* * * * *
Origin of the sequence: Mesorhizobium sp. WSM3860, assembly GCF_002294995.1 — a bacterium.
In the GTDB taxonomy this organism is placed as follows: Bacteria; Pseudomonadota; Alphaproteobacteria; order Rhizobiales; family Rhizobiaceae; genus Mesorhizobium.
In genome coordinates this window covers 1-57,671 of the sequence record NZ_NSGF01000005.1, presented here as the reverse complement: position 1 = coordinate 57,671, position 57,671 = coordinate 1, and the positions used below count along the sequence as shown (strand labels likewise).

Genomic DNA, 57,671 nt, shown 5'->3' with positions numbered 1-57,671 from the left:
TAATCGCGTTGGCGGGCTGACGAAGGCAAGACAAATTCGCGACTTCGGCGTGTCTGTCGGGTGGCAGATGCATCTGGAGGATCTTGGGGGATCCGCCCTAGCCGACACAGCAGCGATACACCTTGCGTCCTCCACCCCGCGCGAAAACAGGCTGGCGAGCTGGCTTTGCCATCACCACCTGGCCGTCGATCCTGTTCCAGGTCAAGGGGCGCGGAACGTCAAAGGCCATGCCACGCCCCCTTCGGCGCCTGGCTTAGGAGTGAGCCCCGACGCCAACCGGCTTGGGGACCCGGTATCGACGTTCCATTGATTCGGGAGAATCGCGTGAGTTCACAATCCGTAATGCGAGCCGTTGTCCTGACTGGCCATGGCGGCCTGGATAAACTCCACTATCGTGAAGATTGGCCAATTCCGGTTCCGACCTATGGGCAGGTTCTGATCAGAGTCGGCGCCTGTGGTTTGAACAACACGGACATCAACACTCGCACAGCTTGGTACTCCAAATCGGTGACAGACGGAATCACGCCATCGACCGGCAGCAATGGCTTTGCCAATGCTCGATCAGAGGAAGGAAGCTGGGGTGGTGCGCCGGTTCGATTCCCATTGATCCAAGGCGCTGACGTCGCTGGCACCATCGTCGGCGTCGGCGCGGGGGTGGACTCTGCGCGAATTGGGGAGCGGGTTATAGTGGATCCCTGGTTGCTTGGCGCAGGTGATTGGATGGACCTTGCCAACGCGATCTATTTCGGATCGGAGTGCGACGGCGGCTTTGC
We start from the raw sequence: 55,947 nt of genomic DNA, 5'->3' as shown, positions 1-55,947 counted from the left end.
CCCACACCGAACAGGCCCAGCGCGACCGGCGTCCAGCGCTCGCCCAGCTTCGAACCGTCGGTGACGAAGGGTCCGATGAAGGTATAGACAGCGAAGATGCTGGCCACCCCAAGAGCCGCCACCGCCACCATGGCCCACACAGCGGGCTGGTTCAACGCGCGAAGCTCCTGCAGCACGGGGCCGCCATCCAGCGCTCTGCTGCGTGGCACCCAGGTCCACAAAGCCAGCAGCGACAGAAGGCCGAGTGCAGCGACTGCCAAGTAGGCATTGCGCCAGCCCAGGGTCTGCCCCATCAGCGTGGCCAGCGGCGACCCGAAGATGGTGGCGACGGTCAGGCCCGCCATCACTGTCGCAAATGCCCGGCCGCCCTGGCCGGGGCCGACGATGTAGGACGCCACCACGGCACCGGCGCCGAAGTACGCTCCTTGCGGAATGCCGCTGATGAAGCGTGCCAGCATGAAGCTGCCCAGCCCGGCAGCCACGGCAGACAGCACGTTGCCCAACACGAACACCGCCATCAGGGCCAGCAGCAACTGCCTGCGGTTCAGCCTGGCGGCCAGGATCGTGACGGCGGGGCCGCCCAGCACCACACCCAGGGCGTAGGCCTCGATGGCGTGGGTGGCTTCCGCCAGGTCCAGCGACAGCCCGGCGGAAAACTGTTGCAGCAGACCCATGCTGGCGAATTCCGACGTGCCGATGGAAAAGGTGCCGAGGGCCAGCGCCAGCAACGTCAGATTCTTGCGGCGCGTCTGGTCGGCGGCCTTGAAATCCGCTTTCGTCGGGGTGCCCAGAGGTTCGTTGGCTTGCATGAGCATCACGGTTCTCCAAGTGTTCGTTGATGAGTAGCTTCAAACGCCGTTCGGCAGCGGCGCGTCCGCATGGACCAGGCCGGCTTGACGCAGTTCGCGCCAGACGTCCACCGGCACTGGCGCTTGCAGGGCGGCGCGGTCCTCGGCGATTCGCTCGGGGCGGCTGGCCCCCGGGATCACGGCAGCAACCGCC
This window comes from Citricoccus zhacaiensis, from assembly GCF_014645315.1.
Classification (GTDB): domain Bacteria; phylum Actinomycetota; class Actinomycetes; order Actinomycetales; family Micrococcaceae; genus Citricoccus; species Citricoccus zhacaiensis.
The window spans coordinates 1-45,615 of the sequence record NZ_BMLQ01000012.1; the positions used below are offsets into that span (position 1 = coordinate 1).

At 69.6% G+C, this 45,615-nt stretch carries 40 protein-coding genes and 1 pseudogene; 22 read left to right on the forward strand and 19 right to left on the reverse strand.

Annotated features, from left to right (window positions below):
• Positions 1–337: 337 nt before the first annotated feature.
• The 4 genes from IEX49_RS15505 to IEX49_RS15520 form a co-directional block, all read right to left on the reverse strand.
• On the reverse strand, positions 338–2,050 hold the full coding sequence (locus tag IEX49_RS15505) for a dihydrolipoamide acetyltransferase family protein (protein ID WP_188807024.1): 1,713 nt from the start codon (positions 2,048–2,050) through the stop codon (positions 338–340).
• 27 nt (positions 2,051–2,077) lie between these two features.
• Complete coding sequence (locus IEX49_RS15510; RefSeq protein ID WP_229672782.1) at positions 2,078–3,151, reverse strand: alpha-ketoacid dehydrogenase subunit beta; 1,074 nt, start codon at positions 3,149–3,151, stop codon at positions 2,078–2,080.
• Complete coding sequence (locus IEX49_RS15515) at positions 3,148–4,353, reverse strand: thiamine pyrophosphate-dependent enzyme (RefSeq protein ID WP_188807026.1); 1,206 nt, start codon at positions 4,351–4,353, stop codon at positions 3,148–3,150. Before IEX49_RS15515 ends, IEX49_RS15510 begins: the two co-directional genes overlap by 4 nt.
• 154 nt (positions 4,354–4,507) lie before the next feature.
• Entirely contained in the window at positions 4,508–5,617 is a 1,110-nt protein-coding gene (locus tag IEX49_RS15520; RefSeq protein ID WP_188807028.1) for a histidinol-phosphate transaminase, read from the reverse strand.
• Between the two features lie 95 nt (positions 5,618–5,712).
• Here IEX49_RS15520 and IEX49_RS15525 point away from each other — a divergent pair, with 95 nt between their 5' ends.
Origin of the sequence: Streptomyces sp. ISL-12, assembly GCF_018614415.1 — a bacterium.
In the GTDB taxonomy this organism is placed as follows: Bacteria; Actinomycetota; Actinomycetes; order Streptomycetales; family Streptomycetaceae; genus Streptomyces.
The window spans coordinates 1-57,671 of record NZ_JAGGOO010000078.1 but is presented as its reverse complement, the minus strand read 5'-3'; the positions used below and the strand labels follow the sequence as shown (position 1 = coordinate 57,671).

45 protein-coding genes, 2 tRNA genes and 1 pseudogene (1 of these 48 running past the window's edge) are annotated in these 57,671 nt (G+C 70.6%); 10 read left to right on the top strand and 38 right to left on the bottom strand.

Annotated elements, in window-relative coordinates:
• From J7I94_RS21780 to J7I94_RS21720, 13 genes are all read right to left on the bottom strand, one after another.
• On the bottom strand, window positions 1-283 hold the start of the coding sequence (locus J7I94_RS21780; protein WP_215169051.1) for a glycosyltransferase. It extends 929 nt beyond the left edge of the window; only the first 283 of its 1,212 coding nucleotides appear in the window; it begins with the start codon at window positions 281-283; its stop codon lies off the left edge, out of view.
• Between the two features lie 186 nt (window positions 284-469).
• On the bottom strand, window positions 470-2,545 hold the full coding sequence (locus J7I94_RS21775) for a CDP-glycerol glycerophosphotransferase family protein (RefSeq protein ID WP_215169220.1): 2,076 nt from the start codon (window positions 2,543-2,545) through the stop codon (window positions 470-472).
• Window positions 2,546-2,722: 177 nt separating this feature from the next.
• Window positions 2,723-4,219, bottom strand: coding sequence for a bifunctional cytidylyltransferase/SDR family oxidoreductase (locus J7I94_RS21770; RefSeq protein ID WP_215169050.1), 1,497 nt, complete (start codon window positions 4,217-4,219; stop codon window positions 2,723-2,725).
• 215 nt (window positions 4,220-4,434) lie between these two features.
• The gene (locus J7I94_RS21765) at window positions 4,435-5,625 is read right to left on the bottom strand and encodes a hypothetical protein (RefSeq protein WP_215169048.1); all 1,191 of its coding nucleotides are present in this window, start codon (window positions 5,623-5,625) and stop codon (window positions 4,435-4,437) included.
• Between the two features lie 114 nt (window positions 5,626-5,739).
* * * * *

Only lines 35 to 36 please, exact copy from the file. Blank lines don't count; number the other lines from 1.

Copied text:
• The gene (locus J7I94_RS21765) at window positions 4,435-5,625 is read right to left on the bottom strand and encodes a hypothetical protein (RefSeq protein WP_215169048.1); all 1,191 of its coding nucleotides are present in this window, start codon (window positions 5,623-5,625) and stop codon (window positions 4,435-4,437) included.
• Between the two features lie 114 nt (window positions 5,626-5,739).